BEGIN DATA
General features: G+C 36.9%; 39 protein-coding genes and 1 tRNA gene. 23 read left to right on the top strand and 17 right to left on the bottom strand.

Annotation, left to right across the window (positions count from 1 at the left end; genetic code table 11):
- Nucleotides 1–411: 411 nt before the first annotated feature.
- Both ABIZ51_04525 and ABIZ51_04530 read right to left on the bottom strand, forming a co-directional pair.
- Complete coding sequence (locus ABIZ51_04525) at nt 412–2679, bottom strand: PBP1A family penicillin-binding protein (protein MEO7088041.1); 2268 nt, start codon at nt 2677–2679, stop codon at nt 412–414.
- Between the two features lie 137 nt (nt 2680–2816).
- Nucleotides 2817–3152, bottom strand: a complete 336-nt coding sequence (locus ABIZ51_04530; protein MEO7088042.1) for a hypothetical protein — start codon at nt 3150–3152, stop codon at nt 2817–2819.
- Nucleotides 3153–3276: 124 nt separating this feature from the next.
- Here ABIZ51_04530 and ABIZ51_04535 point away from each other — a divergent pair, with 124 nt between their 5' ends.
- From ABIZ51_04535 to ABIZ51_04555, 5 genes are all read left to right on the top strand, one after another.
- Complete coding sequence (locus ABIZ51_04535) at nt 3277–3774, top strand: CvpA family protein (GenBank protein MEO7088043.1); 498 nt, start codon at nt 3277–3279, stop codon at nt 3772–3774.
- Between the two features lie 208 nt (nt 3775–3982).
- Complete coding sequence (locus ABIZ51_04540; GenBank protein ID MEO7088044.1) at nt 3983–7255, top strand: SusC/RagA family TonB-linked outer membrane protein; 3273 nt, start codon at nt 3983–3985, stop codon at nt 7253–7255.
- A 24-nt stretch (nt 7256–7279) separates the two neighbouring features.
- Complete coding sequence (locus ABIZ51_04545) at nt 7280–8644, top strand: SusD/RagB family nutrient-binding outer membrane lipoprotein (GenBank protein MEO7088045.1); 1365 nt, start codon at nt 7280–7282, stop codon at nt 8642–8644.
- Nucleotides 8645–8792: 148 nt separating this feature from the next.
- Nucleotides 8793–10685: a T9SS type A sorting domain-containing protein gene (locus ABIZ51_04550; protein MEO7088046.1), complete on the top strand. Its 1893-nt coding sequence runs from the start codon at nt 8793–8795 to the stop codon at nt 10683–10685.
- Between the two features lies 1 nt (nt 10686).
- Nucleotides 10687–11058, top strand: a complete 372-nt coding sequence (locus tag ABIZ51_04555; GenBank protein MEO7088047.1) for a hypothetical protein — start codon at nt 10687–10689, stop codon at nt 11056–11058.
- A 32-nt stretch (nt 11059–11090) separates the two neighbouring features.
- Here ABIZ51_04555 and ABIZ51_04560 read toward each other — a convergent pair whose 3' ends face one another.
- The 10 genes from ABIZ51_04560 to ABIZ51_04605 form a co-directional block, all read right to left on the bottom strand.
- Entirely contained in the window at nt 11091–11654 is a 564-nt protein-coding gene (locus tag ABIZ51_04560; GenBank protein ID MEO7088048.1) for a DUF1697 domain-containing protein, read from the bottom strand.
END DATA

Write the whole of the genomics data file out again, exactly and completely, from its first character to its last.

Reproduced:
General features: G+C 36.9%; 39 protein-coding genes and 1 tRNA gene. 23 read left to right on the top strand and 17 right to left on the bottom strand.

Annotation, left to right across the window (positions count from 1 at the left end; genetic code table 11):
- Nucleotides 1–411: 411 nt before the first annotated feature.
- Both ABIZ51_04525 and ABIZ51_04530 read right to left on the bottom strand, forming a co-directional pair.
- Complete coding sequence (locus ABIZ51_04525) at nt 412–2679, bottom strand: PBP1A family penicillin-binding protein (protein MEO7088041.1); 2268 nt, start codon at nt 2677–2679, stop codon at nt 412–414.
- Between the two features lie 137 nt (nt 2680–2816).
- Nucleotides 2817–3152, bottom strand: a complete 336-nt coding sequence (locus ABIZ51_04530; protein MEO7088042.1) for a hypothetical protein — start codon at nt 3150–3152, stop codon at nt 2817–2819.
- Nucleotides 3153–3276: 124 nt separating this feature from the next.
- Here ABIZ51_04530 and ABIZ51_04535 point away from each other — a divergent pair, with 124 nt between their 5' ends.
- From ABIZ51_04535 to ABIZ51_04555, 5 genes are all read left to right on the top strand, one after another.
- Complete coding sequence (locus ABIZ51_04535) at nt 3277–3774, top strand: CvpA family protein (GenBank protein MEO7088043.1); 498 nt, start codon at nt 3277–3279, stop codon at nt 3772–3774.
- Between the two features lie 208 nt (nt 3775–3982).
- Complete coding sequence (locus ABIZ51_04540; GenBank protein ID MEO7088044.1) at nt 3983–7255, top strand: SusC/RagA family TonB-linked outer membrane protein; 3273 nt, start codon at nt 3983–3985, stop codon at nt 7253–7255.
- A 24-nt stretch (nt 7256–7279) separates the two neighbouring features.
- Complete coding sequence (locus ABIZ51_04545) at nt 7280–8644, top strand: SusD/RagB family nutrient-binding outer membrane lipoprotein (GenBank protein MEO7088045.1); 1365 nt, start codon at nt 7280–7282, stop codon at nt 8642–8644.
- Nucleotides 8645–8792: 148 nt separating this feature from the next.
- Nucleotides 8793–10685: a T9SS type A sorting domain-containing protein gene (locus ABIZ51_04550; protein MEO7088046.1), complete on the top strand. Its 1893-nt coding sequence runs from the start codon at nt 8793–8795 to the stop codon at nt 10683–10685.
- Between the two features lies 1 nt (nt 10686).
- Nucleotides 10687–11058, top strand: a complete 372-nt coding sequence (locus tag ABIZ51_04555; GenBank protein MEO7088047.1) for a hypothetical protein — start codon at nt 10687–10689, stop codon at nt 11056–11058.
- A 32-nt stretch (nt 11059–11090) separates the two neighbouring features.
- Here ABIZ51_04555 and ABIZ51_04560 read toward each other — a convergent pair whose 3' ends face one another.
- The 10 genes from ABIZ51_04560 to ABIZ51_04605 form a co-directional block, all read right to left on the bottom strand.
- Entirely contained in the window at nt 11091–11654 is a 564-nt protein-coding gene (locus tag ABIZ51_04560; GenBank protein ID MEO7088048.1) for a DUF1697 domain-containing protein, read from the bottom strand.